As a former firefighter/EMT (it was required that I be a full fledged firefighter - Sunday morning drills and all - to be an EMT on the team back in rural RI) and having a son who is a firefighter in East Providence, RI, I am always interested in stories like this. Congratulations to the women (and men) in the City of NY.
On Wednesday, September 26, 2018, an all-women staffed FDNY engine company served the City of New York for the first time in the department’s 153 year history. The crew – Lieutenant Tracy Lewis, Firefighter Martha Brekke, Firefighter Eniola Brown, Firefighter Vanessa Schoening, Firefighter Sarinya Srisakul, and Firefighter Regina Wilson – was detailed to Engine 503 on 51st Street and worked as part of ramped up efforts to protect the dignitaries of the United Nations General Assembly on its last day in session.
This history-making all-women crew comes on the heels of an overall increase of women firefighters in the FDNY. Since 2013, after a 4.5 year hiring freeze, 46 new women firefighters have been hired, which more than doubled the total number of women on the force to 72. This is the highest number of women ever serving as firefighters and fire officers in the FDNY, and the record keeps getting broken with each new fire academy class. Currently, a large group of women probationary firefighters are slated to graduate next month.
Historically, the number of women firefighters in New York City was been as low as 25, out of a force of roughly 10,500-11,000 members. For many decades, New York City held the unfortunate record of having the lowest percentage of women firefighters out of all the major departments in the country. This has only changed recently with the Cleveland Fire Department now lagging behind. Although the women in the FDNY only comprise 0.65% of the force, they are within striking distance of having triple digits of women serving for the first time.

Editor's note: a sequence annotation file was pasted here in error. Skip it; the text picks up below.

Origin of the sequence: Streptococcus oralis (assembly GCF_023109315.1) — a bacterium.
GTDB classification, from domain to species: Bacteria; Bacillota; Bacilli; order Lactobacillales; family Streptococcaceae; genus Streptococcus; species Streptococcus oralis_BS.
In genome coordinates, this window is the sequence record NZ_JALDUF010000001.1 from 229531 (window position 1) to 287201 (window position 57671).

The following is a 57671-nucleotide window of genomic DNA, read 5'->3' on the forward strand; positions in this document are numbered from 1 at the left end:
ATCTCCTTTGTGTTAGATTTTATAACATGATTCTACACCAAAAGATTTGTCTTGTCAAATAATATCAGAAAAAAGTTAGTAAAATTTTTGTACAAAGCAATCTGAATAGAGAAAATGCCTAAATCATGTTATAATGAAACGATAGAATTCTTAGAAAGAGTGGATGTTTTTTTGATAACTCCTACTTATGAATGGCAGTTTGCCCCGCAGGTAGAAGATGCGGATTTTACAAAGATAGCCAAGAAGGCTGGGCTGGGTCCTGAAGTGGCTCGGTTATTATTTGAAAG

The first group of women firefighters were sworn in to the FDNY on September 25, 1982. As their hiring was the result of a contentious lawsuit, they faced hostility and harassment. Now 36 years later, this week’s history-making all-women staffed tour is a great commemoration of that date, and shows how much progress has been made for FDNY firewomen.
Retired Captain Brenda Berkman was the sole named plaintiff of that game-changing lawsuit. She dealt with the backlash that came from her landmark victory throughout her career. “I’m impressed with the progress that has been made in the department so far and I really wish I could have been the officer on this momentous occasion,” said Berkman. After the initial group of women firefighters were hired, it took 10 more years for another woman to get hired because of the hostile conditions. Berkman added, “Back in my day, they intentionally separated the women so that we would never work together. It’s great to see women finally being treated as equals on what should be another work day in the FDNY.”
The pioneering Berkman is also the founder, and current Retiree Representative of the United Women Firefighters (UWF), a non-profit run by a small, but dedicated group of FDNY women firefighters and officers who work tirelessly to recruit and mentor young women who want to become firefighters. The UWF conducts a year round training program that helps women candidates pass their physical tests and fire academy. From the roster of Wednesday’s all-women staffed engine company, Firefighter Sarinya Srisakul is the president of the UWF, Firefighter Regina
Wilson is the Brooklyn Borough Representative, and Lieutenant Tracy Lewis is the Sergeant-At-Arms.